Anaphase of Mitosis vs Anaphase I of Meiosis
Separate sexual and asexual phases can be seen in several eukaryotic lifecycles. The resulting offspring of asexual reproduction are genetically identical to each other and also identical to their parents, whereas offspring of sexual reproduction differ from each other and also differ from their parents. Mitosis occurs in asexual reproduction or in somatic cells, but meiosis occurs only in sexual reproduction. Both Mitosis and Meiosis can be subdivided into Prophase, Metaphase, Anaphase and Telophase. There are two Anaphases, known as Anaphase I and Anaphase II, occur in Meiosis due to the two successive nuclear divisions. Anaphase I has few differences, though Anaphase II is the same as Anaphase found in mitosis.
Anaphase of Mitosis
Detaching of sister chromatids of each chromosome is taken place in mitotic Anaphase. Shortening of spindle microtubules and moving sister chromatids to opposite poles are also specific to this phase. This movement is driven by motor proteins. Other microtubules that overlap the spindle also help to push the poles farther apart.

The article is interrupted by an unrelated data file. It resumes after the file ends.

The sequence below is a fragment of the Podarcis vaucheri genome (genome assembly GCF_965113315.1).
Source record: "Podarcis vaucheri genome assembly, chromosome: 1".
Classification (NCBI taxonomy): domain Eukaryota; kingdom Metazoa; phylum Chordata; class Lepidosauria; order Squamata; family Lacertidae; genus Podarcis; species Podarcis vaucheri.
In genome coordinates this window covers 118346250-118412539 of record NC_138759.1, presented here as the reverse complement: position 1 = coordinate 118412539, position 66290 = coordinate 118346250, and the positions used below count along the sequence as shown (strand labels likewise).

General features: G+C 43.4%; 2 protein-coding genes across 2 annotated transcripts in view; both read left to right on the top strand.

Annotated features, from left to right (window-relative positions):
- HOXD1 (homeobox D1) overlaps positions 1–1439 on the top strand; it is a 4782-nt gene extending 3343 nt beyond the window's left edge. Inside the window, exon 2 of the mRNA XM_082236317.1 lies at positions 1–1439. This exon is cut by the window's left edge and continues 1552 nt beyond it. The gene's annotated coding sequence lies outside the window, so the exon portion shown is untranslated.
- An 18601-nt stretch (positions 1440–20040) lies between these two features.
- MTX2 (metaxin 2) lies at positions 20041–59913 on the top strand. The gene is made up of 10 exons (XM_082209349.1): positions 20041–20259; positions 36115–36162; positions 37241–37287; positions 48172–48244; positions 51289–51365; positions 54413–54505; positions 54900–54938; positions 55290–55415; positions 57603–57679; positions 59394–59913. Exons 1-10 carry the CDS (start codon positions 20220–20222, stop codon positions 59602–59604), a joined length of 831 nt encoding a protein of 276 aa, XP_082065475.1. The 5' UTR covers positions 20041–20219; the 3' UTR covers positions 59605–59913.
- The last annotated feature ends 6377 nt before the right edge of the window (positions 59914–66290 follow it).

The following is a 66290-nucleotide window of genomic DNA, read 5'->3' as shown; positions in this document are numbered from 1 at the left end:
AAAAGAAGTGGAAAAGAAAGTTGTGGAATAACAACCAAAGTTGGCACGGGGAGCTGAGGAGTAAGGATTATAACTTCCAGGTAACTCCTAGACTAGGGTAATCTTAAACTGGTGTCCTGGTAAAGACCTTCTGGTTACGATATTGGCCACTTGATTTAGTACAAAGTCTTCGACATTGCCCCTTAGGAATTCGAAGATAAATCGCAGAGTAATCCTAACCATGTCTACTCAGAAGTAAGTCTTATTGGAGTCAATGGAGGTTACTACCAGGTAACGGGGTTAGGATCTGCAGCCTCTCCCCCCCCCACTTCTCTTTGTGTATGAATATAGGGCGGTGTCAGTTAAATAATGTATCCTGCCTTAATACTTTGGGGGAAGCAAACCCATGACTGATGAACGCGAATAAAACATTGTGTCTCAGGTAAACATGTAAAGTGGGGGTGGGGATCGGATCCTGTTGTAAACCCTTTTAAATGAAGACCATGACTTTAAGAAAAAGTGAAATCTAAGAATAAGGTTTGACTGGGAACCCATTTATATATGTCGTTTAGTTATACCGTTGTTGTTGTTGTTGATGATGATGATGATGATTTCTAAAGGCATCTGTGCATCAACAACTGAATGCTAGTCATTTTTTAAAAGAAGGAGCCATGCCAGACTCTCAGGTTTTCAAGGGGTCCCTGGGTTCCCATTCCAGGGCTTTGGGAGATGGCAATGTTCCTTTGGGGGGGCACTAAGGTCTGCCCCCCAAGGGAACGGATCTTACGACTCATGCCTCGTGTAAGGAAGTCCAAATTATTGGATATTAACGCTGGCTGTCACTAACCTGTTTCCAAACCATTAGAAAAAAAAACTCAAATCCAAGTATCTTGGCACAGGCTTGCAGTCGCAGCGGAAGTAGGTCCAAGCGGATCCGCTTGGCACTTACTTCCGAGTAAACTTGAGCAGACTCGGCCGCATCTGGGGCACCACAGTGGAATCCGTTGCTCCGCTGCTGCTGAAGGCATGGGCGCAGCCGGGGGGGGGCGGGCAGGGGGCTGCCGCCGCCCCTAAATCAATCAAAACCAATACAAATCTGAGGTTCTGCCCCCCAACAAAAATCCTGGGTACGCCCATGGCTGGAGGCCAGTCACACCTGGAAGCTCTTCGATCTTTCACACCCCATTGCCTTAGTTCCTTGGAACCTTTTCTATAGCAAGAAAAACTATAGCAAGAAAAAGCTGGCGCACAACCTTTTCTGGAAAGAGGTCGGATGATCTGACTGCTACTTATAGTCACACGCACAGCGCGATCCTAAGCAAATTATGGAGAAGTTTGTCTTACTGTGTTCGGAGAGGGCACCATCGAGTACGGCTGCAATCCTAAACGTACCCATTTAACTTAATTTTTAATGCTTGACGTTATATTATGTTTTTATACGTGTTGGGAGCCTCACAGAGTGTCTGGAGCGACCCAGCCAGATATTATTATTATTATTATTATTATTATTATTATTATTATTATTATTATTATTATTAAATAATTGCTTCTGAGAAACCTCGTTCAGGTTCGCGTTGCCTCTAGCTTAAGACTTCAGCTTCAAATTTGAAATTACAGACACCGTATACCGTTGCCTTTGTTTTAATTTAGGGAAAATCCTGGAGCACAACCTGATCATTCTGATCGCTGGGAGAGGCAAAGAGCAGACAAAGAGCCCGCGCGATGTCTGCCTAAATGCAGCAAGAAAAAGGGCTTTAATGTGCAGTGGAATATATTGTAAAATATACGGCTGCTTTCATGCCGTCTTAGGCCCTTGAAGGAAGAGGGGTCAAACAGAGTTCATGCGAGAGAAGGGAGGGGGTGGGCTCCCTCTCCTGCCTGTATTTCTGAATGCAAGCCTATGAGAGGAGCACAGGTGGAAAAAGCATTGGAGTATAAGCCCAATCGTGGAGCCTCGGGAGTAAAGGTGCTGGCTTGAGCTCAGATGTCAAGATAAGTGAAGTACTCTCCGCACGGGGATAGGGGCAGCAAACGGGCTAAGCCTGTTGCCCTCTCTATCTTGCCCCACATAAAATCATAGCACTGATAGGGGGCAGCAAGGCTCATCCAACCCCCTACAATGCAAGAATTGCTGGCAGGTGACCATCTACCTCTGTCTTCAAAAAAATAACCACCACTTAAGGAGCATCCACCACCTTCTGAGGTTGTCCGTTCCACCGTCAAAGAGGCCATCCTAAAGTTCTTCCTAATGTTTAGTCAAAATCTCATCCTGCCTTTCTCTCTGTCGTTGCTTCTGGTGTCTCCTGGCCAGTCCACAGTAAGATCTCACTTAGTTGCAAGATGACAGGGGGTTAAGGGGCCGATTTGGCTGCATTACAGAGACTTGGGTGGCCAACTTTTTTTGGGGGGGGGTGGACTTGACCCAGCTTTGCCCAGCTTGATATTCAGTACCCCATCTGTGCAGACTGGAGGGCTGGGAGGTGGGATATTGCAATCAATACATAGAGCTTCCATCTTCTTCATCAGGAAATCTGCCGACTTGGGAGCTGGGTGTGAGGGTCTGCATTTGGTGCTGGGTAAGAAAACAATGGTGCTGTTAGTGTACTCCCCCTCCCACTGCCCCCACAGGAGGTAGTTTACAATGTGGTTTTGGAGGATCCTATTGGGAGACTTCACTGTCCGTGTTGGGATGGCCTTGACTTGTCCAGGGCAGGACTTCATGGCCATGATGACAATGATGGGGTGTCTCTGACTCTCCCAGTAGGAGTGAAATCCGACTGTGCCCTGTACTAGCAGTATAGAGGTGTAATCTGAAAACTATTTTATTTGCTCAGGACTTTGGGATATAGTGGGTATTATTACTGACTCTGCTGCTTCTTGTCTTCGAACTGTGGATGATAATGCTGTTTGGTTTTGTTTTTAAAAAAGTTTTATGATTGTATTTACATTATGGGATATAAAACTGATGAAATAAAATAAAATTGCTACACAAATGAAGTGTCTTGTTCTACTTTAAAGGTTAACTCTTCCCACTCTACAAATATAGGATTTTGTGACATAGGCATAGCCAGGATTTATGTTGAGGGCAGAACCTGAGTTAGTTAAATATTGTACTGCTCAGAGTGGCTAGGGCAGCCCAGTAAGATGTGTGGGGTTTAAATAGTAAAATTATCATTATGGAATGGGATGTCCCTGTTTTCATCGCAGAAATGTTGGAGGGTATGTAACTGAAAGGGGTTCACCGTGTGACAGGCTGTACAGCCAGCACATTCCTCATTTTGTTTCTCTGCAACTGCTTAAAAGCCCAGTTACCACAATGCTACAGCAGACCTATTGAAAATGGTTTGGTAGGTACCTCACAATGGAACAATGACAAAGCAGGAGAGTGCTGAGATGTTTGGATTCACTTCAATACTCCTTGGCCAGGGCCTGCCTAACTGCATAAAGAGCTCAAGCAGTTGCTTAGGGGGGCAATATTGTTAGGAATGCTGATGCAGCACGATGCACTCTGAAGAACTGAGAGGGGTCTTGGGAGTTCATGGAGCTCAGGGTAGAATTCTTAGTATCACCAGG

Anaphase I of Meiosis
Anaphase I occurs after Metaphase I in Meiosis I. The duplicated chromosomes are separated during this phase. Each homologues chromosome is moved to opposite spindle poles due to the shortening of spindle fibers. Motor proteins that bind with microtubules regulate this mechanism. At the end of the Anaphase I, all homologues chromosomes stay near the spindle poles.
What is the difference between Anaphase of Mitosis and Anaphase I of Meiosis?
• The separation and movement of sister chromatids of each chromosomes occur in Anaphase of Mitosis while separation and movement of homologous chromosomes to opposite spindle poles occur in Anaphase I of Meiosis.
• The cleavage of centromere is taken place in Anaphase of Mitosis, whereas it is not occurred in Anaphase I of meiosis.
• Anaphase I of meiosis occurs in reproductive cells while Anaphase of mitosis occurs in somatic cells.